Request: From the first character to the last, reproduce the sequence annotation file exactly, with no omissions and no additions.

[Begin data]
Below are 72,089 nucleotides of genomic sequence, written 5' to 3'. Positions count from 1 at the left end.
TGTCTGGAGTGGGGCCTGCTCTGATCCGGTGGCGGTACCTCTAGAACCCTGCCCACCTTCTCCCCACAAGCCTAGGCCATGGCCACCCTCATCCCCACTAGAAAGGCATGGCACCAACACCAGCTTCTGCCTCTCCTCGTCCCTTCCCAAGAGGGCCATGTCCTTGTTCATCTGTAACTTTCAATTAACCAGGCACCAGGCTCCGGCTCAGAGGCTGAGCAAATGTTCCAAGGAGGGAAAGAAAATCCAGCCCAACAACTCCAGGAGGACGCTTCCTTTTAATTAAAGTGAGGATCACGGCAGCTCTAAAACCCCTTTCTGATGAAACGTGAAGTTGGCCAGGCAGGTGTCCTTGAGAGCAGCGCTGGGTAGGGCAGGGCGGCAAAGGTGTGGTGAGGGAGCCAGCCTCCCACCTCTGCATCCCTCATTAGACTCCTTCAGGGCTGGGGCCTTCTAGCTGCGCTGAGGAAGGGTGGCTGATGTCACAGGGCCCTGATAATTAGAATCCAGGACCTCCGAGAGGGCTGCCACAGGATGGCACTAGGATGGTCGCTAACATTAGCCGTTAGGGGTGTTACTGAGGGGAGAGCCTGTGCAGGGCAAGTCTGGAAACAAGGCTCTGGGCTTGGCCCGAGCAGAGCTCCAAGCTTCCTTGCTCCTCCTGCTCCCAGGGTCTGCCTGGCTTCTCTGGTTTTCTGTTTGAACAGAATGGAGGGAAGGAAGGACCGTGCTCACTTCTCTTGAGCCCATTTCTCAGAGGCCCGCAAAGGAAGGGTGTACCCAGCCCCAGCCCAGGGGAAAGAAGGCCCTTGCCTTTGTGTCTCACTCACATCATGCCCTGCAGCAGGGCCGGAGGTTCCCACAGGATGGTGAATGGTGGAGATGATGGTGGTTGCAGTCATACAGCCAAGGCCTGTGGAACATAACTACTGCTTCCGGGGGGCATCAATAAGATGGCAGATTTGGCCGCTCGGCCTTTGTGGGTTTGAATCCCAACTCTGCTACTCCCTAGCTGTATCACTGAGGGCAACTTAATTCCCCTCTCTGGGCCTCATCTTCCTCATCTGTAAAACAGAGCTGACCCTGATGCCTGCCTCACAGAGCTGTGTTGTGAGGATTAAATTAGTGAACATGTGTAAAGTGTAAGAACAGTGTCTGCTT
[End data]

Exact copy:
Below are 72,089 nucleotides of genomic sequence, written 5' to 3'. Positions count from 1 at the left end.
TGTCTGGAGTGGGGCCTGCTCTGATCCGGTGGCGGTACCTCTAGAACCCTGCCCACCTTCTCCCCACAAGCCTAGGCCATGGCCACCCTCATCCCCACTAGAAAGGCATGGCACCAACACCAGCTTCTGCCTCTCCTCGTCCCTTCCCAAGAGGGCCATGTCCTTGTTCATCTGTAACTTTCAATTAACCAGGCACCAGGCTCCGGCTCAGAGGCTGAGCAAATGTTCCAAGGAGGGAAAGAAAATCCAGCCCAACAACTCCAGGAGGACGCTTCCTTTTAATTAAAGTGAGGATCACGGCAGCTCTAAAACCCCTTTCTGATGAAACGTGAAGTTGGCCAGGCAGGTGTCCTTGAGAGCAGCGCTGGGTAGGGCAGGGCGGCAAAGGTGTGGTGAGGGAGCCAGCCTCCCACCTCTGCATCCCTCATTAGACTCCTTCAGGGCTGGGGCCTTCTAGCTGCGCTGAGGAAGGGTGGCTGATGTCACAGGGCCCTGATAATTAGAATCCAGGACCTCCGAGAGGGCTGCCACAGGATGGCACTAGGATGGTCGCTAACATTAGCCGTTAGGGGTGTTACTGAGGGGAGAGCCTGTGCAGGGCAAGTCTGGAAACAAGGCTCTGGGCTTGGCCCGAGCAGAGCTCCAAGCTTCCTTGCTCCTCCTGCTCCCAGGGTCTGCCTGGCTTCTCTGGTTTTCTGTTTGAACAGAATGGAGGGAAGGAAGGACCGTGCTCACTTCTCTTGAGCCCATTTCTCAGAGGCCCGCAAAGGAAGGGTGTACCCAGCCCCAGCCCAGGGGAAAGAAGGCCCTTGCCTTTGTGTCTCACTCACATCATGCCCTGCAGCAGGGCCGGAGGTTCCCACAGGATGGTGAATGGTGGAGATGATGGTGGTTGCAGTCATACAGCCAAGGCCTGTGGAACATAACTACTGCTTCCGGGGGGCATCAATAAGATGGCAGATTTGGCCGCTCGGCCTTTGTGGGTTTGAATCCCAACTCTGCTACTCCCTAGCTGTATCACTGAGGGCAACTTAATTCCCCTCTCTGGGCCTCATCTTCCTCATCTGTAAAACAGAGCTGACCCTGATGCCTGCCTCACAGAGCTGTGTTGTGAGGATTAAATTAGTGAACATGTGTAAAGTGTAAGAACAGTGTCTGCTT